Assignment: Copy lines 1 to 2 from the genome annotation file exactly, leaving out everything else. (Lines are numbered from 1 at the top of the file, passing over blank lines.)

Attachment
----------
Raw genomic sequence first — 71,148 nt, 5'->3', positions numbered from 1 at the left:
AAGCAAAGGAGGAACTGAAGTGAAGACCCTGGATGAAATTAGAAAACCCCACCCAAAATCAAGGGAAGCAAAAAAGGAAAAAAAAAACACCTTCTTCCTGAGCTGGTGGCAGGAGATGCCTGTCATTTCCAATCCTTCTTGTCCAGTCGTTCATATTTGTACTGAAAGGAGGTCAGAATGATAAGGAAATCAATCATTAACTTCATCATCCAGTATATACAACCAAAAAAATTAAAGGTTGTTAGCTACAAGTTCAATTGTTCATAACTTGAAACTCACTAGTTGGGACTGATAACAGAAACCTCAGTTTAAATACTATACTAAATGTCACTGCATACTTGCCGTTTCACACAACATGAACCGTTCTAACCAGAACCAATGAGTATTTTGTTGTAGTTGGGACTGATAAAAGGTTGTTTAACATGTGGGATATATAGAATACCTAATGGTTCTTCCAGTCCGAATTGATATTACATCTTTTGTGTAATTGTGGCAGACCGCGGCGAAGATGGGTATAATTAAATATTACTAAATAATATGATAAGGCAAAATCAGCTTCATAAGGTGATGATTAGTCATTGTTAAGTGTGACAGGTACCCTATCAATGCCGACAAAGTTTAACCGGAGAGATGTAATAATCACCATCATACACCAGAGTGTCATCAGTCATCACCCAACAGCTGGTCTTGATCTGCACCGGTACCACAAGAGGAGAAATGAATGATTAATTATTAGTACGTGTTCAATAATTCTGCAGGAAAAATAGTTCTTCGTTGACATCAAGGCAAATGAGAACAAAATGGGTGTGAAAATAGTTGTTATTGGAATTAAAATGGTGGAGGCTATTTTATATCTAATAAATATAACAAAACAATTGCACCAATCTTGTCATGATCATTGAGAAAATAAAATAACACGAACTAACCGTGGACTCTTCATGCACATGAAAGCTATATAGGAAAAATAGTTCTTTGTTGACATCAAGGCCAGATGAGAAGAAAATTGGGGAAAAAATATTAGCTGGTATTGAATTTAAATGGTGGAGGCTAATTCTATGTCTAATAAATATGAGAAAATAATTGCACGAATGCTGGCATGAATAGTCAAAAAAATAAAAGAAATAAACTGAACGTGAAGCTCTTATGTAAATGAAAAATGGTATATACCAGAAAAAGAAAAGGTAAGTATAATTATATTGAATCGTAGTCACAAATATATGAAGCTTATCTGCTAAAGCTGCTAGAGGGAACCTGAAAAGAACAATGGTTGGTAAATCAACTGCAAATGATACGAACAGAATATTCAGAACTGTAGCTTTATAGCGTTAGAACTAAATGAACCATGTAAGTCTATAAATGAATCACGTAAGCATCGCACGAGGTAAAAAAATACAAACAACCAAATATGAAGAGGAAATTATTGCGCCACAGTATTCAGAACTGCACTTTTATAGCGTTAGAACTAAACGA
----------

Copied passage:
Raw genomic sequence first — 71,148 nt, 5'->3', positions numbered from 1 at the left:
AAGCAAAGGAGGAACTGAAGTGAAGACCCTGGATGAAATTAGAAAACCCCACCCAAAATCAAGGGAAGCAAAAAAGGAAAAAAAAAACACCTTCTTCCTGAGCTGGTGGCAGGAGATGCCTGTCATTTCCAATCCTTCTTGTCCAGTCGTTCATATTTGTACTGAAAGGAGGTCAGAATGATAAGGAAATCAATCATTAACTTCATCATCCAGTATATACAACCAAAAAAATTAAAGGTTGTTAGCTACAAGTTCAATTGTTCATAACTTGAAACTCACTAGTTGGGACTGATAACAGAAACCTCAGTTTAAATACTATACTAAATGTCACTGCATACTTGCCGTTTCACACAACATGAACCGTTCTAACCAGAACCAATGAGTATTTTGTTGTAGTTGGGACTGATAAAAGGTTGTTTAACATGTGGGATATATAGAATACCTAATGGTTCTTCCAGTCCGAATTGATATTACATCTTTTGTGTAATTGTGGCAGACCGCGGCGAAGATGGGTATAATTAAATATTACTAAATAATATGATAAGGCAAAATCAGCTTCATAAGGTGATGATTAGTCATTGTTAAGTGTGACAGGTACCCTATCAATGCCGACAAAGTTTAACCGGAGAGATGTAATAATCACCATCATACACCAGAGTGTCATCAGTCATCACCCAACAGCTGGTCTTGATCTGCACCGGTACCACAAGAGGAGAAATGAATGATTAATTATTAGTACGTGTTCAATAATTCTGCAGGAAAAATAGTTCTTCGTTGACATCAAGGCAAATGAGAACAAAATGGGTGTGAAAATAGTTGTTATTGGAATTAAAATGGTGGAGGCTATTTTATATCTAATAAATATAACAAAACAATTGCACCAATCTTGTCATGATCATTGAGAAAATAAAATAACACGAACTAACCGTGGACTCTTCATGCACATGAAAGCTATATAGGAAAAATAGTTCTTTGTTGACATCAAGGCCAGATGAGAAGAAAATTGGGGAAAAAATATTAGCTGGTATTGAATTTAAATGGTGGAGGCTAATTCTATGTCTAATAAATATGAGAAAATAATTGCACGAATGCTGGCATGAATAGTCAAAAAAATAAAAGAAATAAACTGAACGTGAAGCTCTTATGTAAATGAAAAATGGTATATACCAGAAAAAGAAAAGGTAAGTATAATTATATTGAATCGTAGTCACAAATATATGAAGCTTATCTGCTAAAGCTGCTAGAGGGAACCTGAAAAGAACAATGGTTGGTAAATCAACTGCAAATGATACGAACAGAATATTCAGAACTGTAGCTTTATAGCGTTAGAACTAAATGAACCATGTAAGTCTATAAATGAATCACGTAAGCATCGCACGAGGTAAAAAAATACAAACAACCAAATATGAAGAGGAAATTATTGCGCCACAGTATTCAGAACTGCACTTTTATAGCGTTAGAACTAAACGA